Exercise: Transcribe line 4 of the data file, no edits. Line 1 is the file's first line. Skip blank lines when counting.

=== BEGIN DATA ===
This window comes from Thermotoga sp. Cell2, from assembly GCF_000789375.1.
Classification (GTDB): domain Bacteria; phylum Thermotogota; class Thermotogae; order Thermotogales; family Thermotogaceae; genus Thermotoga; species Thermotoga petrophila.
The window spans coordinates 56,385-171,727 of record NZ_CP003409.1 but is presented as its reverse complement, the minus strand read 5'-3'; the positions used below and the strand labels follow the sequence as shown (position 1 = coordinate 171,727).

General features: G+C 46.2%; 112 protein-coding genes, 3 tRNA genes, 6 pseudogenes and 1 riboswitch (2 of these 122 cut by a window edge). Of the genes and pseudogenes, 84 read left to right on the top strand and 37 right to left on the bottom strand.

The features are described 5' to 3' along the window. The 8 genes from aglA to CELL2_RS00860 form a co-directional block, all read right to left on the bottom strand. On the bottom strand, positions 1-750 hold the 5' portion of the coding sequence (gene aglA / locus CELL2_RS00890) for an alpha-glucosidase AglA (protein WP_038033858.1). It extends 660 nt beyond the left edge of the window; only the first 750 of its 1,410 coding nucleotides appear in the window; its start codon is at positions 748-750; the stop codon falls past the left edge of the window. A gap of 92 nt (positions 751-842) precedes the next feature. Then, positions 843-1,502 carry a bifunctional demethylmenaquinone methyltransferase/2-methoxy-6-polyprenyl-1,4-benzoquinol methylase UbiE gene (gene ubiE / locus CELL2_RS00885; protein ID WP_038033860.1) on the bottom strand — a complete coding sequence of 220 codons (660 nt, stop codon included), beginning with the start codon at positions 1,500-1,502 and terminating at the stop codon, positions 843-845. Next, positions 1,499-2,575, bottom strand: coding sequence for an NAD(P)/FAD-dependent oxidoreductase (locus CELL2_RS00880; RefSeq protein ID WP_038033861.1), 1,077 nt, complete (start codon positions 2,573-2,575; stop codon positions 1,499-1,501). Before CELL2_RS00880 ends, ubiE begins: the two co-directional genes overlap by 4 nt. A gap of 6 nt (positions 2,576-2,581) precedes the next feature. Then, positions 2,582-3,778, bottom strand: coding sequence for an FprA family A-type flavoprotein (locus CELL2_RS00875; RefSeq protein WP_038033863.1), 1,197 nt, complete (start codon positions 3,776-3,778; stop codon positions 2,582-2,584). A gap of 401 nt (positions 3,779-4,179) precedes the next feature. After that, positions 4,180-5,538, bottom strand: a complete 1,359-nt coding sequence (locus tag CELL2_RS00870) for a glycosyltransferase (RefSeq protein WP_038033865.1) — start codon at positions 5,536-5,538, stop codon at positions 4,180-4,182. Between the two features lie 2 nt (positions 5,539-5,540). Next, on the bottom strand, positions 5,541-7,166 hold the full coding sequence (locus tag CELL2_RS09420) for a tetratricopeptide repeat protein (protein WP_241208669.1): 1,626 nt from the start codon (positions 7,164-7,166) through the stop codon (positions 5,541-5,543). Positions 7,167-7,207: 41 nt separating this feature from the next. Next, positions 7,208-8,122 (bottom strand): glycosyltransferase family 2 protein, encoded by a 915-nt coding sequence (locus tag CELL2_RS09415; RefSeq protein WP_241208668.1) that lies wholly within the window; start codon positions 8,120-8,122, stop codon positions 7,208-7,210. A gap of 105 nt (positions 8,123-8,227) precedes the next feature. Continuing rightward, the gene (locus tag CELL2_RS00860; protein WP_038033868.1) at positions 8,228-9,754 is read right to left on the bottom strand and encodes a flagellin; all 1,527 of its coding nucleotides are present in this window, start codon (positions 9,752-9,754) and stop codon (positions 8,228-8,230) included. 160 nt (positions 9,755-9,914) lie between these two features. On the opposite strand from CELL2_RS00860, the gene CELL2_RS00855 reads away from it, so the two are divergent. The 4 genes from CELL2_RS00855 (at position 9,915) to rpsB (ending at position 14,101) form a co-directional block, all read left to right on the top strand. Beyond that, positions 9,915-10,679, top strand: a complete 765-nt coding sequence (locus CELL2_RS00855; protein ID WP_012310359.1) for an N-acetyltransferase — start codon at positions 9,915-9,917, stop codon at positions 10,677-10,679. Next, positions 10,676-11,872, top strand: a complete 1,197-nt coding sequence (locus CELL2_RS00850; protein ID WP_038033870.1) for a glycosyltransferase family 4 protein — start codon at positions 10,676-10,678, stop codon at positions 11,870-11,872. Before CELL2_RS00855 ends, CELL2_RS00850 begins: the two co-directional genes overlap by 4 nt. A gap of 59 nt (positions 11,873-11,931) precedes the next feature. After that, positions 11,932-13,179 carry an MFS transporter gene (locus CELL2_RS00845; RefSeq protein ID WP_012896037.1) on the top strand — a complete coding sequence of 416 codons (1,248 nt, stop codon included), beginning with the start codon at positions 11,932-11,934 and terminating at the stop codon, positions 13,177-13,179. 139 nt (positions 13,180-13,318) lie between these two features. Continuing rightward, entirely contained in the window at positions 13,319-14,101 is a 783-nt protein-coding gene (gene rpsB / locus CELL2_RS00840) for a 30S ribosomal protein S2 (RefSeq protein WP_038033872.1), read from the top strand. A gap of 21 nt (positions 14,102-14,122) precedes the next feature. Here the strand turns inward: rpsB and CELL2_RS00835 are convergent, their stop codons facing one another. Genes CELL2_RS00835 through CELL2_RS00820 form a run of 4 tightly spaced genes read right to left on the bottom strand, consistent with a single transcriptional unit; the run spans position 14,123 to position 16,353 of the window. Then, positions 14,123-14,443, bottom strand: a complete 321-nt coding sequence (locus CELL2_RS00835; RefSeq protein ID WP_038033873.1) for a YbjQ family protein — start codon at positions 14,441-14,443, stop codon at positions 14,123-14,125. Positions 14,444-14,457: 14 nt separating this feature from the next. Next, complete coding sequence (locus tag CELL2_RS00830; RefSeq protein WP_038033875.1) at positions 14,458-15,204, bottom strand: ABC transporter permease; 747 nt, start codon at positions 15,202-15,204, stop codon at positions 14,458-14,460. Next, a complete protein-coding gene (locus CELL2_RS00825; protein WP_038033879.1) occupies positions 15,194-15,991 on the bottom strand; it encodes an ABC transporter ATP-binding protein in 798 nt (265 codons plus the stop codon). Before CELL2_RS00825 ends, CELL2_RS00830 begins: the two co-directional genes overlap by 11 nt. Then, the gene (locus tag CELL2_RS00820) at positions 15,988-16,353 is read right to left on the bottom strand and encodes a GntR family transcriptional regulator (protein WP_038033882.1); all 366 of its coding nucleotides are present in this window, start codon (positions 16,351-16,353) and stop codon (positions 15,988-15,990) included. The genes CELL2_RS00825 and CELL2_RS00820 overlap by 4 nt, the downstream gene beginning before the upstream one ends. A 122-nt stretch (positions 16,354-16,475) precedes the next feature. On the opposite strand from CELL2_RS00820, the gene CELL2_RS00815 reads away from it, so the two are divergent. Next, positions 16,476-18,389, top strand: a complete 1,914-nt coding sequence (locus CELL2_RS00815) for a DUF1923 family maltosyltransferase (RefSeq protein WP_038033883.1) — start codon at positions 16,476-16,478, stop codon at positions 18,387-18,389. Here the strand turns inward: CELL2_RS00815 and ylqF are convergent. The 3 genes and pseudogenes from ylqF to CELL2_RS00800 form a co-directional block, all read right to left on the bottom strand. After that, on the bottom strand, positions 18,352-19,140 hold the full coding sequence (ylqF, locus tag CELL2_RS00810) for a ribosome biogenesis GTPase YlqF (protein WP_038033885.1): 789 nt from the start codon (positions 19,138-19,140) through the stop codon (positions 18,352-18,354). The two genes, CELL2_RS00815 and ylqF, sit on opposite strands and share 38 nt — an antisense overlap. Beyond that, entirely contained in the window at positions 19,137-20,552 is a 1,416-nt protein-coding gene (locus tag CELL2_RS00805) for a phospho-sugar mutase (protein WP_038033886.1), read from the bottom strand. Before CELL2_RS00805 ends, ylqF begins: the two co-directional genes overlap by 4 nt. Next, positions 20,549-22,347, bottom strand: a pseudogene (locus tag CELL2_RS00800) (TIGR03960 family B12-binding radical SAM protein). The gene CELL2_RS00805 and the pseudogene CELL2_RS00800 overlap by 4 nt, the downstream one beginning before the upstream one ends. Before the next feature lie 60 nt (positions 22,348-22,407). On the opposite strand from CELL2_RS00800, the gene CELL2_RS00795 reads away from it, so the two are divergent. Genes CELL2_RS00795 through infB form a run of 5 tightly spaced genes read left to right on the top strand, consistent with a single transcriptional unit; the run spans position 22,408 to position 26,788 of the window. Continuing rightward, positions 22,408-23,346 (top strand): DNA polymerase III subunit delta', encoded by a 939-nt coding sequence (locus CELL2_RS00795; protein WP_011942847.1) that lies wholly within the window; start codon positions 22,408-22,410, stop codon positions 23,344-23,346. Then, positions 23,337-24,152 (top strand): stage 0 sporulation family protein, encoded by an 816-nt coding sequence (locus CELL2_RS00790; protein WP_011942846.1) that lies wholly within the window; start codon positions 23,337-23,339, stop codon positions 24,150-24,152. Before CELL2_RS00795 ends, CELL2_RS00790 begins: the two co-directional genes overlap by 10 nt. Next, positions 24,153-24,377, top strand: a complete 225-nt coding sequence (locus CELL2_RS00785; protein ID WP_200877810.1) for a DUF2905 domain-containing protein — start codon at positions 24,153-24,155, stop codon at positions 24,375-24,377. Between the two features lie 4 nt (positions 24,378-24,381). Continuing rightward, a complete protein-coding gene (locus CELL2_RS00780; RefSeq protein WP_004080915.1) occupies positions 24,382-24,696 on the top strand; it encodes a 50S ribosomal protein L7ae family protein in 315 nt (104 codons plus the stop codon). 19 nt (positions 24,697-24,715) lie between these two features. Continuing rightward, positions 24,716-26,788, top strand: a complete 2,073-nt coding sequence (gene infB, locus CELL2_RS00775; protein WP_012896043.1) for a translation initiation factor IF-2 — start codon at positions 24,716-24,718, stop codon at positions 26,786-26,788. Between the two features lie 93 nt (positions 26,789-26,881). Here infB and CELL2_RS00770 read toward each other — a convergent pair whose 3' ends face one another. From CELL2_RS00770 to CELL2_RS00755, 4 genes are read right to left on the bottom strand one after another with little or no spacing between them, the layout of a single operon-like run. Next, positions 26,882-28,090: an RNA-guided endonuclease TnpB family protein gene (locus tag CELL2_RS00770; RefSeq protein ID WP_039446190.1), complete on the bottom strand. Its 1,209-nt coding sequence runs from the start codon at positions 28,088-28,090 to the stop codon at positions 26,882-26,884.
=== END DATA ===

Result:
General features: G+C 46.2%; 112 protein-coding genes, 3 tRNA genes, 6 pseudogenes and 1 riboswitch (2 of these 122 cut by a window edge). Of the genes and pseudogenes, 84 read left to right on the top strand and 37 right to left on the bottom strand.